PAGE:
Sigmund Freud and William James at least acknowledged the importance of subjective experience(personal interaction with various individuals for studying Consciousness) for understanding the Mind,without denying the complementary data provided by physiological studies.Thus,a complementary approach-comprising first-person contemplative explorations of the Mind,interviews with the contemplative subject,and physiological data on the activity of the brain and nervous system-holds promise for scientific exploration of the Mind.


By the grace of that supreme authority,you name according to your faith,the times we are living in enough research is done and it is clearly established that Mind is the main active part of our totality for focusing attention and making decisions whereas the brain receives inputs and generates the passive side of experience.Nothing is more confusing or more painful than when our brain takes over our thoughts,attacks our self worth,questions our abilities,overpowers us with cravings,or attempts to dictate our actions.

Brain is capable of sending out false,deceptive messages in an unrelenting fashion and that these unwanted thoughts and destructive urges can overrun our life.They can take us away from our true self(i.e.,our true goals and values) and cause us to live a life devoid of direction.And, as long as we remain unaware of what our brain is doing or believe that there is no way to alter how our brain functions, we are essentially powerless to live life on our terms.

The good news is that we have an ally that can help us sculpt our brain to work for us, rather than against us; the Mind.The Mind is involved in helping us constructively focus our attention.Why is this important? When we learn how to focus our attention in positive, beneficial ways, we actually rewire our brain to support those actions and habits. In this way, the Mind gives us the power to determine our actions, decide what is important(and what is not), and reassess the value or meaning of situations, people, ourself and events.

Another way to think about the difference between the Mind and the brain is this; The brain receives information from the environment, including images, verbal communications from others, emotional reactions, bodily sensations, and so on and then processes that information in an automatic and rote way. Once it processes these inputs, the brain presents the information to our conscious awareness.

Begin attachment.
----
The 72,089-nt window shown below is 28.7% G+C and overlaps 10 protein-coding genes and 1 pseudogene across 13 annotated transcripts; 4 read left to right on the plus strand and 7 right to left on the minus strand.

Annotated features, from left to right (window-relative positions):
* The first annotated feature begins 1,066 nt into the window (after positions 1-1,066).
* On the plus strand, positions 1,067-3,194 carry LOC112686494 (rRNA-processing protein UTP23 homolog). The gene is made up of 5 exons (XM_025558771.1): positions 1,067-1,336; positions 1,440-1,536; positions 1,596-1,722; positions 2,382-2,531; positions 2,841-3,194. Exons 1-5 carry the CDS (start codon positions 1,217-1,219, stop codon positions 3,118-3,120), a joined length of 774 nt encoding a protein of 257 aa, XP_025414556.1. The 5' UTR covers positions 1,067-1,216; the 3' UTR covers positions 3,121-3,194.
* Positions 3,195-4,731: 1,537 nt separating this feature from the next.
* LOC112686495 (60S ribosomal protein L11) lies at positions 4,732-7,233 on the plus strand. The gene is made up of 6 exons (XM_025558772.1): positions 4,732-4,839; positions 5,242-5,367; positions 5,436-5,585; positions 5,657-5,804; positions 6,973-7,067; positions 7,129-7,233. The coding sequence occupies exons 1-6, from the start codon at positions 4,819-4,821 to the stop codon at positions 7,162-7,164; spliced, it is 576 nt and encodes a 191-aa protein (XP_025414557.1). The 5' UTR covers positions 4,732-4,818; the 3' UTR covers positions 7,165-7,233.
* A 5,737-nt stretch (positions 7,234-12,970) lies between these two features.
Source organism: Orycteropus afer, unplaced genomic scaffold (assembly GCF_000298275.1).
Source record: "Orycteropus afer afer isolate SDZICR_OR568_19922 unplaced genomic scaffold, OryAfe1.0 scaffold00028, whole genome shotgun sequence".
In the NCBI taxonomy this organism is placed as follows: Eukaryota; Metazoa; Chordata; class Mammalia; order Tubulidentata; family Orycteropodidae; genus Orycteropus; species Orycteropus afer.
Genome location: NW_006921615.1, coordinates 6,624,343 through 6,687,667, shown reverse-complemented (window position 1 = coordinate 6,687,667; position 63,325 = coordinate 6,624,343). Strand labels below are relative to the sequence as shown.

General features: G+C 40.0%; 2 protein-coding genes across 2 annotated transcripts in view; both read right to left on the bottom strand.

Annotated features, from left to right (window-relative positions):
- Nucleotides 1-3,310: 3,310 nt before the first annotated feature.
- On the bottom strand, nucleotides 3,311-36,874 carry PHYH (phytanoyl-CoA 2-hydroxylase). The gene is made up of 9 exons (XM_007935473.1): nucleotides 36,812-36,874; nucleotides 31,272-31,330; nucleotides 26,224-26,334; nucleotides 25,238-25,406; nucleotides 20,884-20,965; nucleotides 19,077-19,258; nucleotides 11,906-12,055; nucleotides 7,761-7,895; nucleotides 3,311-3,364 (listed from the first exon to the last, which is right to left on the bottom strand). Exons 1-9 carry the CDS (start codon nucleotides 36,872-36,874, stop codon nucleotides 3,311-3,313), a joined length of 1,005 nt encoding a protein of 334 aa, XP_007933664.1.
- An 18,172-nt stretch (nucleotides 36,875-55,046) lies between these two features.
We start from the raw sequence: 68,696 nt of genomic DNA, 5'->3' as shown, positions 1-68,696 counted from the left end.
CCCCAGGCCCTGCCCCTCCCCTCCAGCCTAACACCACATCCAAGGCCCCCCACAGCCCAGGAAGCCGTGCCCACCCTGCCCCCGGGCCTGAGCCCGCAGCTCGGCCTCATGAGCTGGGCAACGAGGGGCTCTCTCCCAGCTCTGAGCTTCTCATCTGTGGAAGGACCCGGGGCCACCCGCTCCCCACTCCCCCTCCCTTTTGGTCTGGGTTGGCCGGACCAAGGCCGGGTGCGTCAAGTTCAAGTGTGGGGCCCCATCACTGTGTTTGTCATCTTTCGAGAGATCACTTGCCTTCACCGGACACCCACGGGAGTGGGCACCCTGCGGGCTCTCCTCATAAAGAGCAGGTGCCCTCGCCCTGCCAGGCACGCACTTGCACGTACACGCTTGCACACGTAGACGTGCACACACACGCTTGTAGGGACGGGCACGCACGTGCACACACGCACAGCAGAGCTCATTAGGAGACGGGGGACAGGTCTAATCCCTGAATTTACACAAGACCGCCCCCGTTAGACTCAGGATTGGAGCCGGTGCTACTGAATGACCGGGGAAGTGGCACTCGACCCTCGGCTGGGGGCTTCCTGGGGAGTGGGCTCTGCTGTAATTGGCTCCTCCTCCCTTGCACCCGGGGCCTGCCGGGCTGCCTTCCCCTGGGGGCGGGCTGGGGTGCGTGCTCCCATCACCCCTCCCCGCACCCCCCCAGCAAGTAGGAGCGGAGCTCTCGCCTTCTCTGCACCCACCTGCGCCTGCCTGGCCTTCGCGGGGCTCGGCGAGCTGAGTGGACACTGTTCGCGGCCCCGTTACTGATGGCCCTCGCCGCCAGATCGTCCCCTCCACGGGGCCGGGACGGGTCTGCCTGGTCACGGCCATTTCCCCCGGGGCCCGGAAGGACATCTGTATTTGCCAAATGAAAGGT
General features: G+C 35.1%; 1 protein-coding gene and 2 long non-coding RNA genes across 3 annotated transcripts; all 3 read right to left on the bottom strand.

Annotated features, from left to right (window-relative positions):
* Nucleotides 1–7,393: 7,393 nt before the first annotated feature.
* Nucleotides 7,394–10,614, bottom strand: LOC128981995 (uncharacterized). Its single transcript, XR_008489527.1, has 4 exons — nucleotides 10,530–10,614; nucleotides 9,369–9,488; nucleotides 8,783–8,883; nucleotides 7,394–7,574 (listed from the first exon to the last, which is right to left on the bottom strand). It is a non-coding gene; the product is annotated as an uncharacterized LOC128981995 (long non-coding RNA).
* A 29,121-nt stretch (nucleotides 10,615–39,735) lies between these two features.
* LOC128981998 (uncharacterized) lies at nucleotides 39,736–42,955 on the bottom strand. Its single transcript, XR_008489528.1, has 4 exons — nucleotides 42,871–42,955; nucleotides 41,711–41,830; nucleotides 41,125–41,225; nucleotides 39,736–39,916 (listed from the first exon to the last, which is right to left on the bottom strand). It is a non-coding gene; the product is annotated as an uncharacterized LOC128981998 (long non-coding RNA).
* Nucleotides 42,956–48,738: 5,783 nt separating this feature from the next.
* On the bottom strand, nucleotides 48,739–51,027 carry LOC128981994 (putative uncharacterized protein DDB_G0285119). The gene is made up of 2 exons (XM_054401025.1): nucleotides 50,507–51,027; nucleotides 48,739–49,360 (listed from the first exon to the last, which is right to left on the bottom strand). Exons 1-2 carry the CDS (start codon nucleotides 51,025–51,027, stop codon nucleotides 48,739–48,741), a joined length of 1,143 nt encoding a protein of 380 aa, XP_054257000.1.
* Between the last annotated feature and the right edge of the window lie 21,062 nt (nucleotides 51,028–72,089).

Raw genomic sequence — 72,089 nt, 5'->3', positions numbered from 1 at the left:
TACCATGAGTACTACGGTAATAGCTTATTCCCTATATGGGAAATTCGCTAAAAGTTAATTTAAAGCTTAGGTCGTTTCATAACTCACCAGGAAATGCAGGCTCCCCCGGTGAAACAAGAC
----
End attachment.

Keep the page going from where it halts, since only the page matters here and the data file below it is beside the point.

This is where the Mind comes in. At this point, the Mind has the ability to determine whether it wants to focus either on that information coming from the brain or on something else. In comparison to the Mind, then, the brain is passive–it does not take a long-term, values-based approach to actions. In other words, the brain does not incorporate our true self or Wise Advocate into its processes, but merely reacts to its environment in habitual, automatic ways.

What makes the Mind unique is that it has the ability to consider many options and can weigh short-term actions against longer-term goals.In essence the Mind ensures we are following the path to achieving our goals as defined by our true self. How does the Mind align these goals and actions? By integrating the view of the Wise Advocate and using insight, awareness, morals, and values to guide our responses and empower us to make choices that are in our long-term interest. The brain, in contrast, tends to act in an automatic way that ensures momentary survival and a sense of safety. Remember Darwin? We can think of the brain as working in the survival-of-the-fittest mode–trying to ensure safety, comfort, or relief in this moment, no matter what the future costs.

When we are dealing with thoughts, emotions, and actions that are consistent with our true self(who we aspire to be),all is fine.But what if we have unhealthy or maladaptive routines programmed into those automatic neural structures and we are not aware that they are happening? For example, what if we’ve taught the brain’s habit centre to perform an action that is not good for us,like excessive drinking, taking drugs or indulging in amoral acts because it makes us feel good? These habits are then wired into our brain without us realizing it and can lead to devastating consequences.

That’s why learning how to focus our attention is so important–it’s the one variable we have power over that can change our brain. This is why, when the stakes are high, such as continuing to use a drug that is destroying our life, doing some unhealthy acts, or giving in to anxiety to the point that we avoid things that are beneficial to us, we need to engage the Wise Advocate to recruit the Mind to make important long-term decisions.

Unfortunately, many people, when in the grip of sadness,desire,anger,urges,anxiety,fear,or addiction, can not and do not make this distinction between the Mind and brain. They can’t see what is happening and tend to blindly follow the impulse-laden brain wherever it wants to take them. They accept momentary relief or pleasure at the price of future pains. It makes sense from a biological perspective–we are all wired to use the automatic, energy-efficient parts of our brain first, with the primary goal of survival or safety in that moment. But choosing momentary relief and placing our attention on an unhealthy behaviour come at a steep price because these choices can end up shaping the brain in detrimental ways.